Topeka Physics will remain a specialty area for teacher-licensing purposes following appeals to the Kansas State Board of Education from science educators.
The Kansas State Board of Education voted Tuesday to retain physics as a specific area for science teacher licensure.
Board member Scott Hill of Abilene, who made the motion, said the physics community convinced him it was prudent to include that field on the state's list of science teaching endorsements.
"The physicists made an argument," said Hill, who urged others who believe an academic specialty ought to be retained to speak up. "I'll vote for them if they make a valid argument."
A professional advisory panel, which has spent years studying options for trimming the state's list of 200 teaching endorsements to fewer than 50, had recommended three general areas of science licensure: earth and space science, life science, and physical science.
A state board committee later decided to specify chemistry and biology.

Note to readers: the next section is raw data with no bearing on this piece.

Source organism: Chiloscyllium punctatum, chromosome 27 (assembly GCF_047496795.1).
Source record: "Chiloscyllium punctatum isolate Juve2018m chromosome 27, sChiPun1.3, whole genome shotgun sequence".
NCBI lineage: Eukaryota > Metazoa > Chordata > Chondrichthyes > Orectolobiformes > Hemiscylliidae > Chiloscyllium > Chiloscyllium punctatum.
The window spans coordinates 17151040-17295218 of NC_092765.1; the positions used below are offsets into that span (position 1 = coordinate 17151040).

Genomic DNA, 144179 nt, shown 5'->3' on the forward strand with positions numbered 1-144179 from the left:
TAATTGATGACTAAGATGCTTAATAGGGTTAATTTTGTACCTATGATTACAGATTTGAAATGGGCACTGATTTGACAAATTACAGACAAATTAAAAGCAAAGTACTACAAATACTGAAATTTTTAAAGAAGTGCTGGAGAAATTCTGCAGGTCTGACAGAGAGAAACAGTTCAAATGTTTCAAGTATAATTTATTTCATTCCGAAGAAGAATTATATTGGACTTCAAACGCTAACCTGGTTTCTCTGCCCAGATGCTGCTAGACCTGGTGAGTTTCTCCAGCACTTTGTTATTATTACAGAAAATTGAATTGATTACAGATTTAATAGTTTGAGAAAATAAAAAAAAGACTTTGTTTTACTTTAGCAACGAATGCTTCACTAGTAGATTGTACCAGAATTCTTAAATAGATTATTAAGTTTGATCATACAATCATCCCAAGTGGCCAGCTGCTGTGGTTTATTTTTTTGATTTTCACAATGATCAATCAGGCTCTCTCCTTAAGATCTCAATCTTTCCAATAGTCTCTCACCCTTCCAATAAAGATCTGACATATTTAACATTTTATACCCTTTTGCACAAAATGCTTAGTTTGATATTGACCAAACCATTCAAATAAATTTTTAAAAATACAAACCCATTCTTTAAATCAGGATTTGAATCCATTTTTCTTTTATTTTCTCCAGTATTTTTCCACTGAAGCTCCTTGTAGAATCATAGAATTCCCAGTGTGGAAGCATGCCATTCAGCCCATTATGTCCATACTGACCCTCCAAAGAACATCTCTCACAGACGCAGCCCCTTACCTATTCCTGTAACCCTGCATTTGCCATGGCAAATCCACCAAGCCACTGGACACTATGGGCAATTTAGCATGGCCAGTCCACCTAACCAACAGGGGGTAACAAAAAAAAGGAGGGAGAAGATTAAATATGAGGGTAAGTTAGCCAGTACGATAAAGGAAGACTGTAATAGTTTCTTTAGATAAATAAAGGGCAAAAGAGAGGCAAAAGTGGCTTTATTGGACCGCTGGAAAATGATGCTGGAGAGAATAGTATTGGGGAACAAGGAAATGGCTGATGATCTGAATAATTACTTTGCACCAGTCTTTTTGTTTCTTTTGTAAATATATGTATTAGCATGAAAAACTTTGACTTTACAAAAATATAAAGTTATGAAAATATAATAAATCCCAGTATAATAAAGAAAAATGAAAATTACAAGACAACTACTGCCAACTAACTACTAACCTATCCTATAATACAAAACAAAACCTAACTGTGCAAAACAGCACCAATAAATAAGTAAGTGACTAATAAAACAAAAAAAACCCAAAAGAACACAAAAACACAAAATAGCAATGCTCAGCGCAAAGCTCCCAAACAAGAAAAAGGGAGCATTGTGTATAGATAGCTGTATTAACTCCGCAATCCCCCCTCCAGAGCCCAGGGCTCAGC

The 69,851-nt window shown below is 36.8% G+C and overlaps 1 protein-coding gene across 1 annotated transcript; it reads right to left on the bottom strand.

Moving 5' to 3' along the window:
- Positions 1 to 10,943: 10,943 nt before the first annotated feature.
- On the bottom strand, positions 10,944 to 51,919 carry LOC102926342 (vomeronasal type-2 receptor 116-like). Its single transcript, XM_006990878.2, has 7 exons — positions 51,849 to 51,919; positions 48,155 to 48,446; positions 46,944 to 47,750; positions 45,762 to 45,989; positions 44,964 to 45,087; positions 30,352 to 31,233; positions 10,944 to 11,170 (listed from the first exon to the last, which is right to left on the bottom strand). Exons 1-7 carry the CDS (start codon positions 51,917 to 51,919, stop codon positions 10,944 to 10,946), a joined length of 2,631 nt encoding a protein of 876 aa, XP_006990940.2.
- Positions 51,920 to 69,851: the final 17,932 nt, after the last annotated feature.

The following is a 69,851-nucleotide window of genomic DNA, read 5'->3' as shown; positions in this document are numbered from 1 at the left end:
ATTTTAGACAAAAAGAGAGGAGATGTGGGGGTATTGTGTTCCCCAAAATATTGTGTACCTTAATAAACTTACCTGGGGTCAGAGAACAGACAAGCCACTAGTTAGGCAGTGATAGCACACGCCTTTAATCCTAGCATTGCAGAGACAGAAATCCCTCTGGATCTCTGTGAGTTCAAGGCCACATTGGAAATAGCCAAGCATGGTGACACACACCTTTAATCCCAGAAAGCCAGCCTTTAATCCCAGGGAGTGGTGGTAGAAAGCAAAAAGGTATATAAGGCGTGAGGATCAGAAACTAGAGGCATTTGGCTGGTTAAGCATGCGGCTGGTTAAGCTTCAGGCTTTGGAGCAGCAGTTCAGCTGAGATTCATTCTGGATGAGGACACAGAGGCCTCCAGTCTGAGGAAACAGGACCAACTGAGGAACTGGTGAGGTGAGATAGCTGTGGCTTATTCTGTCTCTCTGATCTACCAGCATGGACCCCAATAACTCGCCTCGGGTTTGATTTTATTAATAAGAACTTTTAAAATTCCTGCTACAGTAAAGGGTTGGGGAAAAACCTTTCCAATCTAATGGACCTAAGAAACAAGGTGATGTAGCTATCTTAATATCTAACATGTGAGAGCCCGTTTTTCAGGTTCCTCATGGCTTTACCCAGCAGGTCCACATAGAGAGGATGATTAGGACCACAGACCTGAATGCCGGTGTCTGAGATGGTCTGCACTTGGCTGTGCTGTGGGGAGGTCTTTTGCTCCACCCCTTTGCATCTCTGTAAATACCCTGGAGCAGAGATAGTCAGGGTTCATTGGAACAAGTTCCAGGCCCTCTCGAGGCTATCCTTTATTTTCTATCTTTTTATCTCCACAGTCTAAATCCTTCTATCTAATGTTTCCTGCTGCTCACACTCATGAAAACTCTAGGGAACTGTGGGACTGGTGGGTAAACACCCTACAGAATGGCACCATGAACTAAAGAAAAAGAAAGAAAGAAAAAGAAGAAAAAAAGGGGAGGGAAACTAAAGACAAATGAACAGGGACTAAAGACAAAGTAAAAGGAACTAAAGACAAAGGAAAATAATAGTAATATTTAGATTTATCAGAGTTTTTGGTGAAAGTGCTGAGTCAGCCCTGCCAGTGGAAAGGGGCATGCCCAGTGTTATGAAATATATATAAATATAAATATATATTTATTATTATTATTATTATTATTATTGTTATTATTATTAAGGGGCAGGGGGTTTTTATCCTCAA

On Tuesday, the full board voted 7-2, with Steve Abrams of Arkansas City and Mary Douglass Brown of Wichita dissenting, to include physics, too. The action means the entire licensure reform package will go to the Kansas Department of Administration and the state attorney general's office.
If it passes a legal review, the state board will then conduct public hearings throughout the state.
Andy Tompkins, the state's commissioner of education, told board members to prepare for spirited commentary from university faculty with a vested interest in the preparation of school teachers.
For example, college physics professors waged a campaign to get physics returned to the mix of specialties. Emporia State University professor DeWayne Backhus argued that dropping physics would result in teachers unable to prepare Kansas youngsters for careers in the sciences, engineering and technology.
Dighton Supt. Ron Musselwhite asked the board to introduce uniformity to the divergent academic standards used by Kansas universities and colleges. He said it was common for three Kansas colleges to have three different credit-hour requirements in the same field of instruction.
Tompkins was resigned to defeat on the point: "We cannot solve the variance at colleges," he said.
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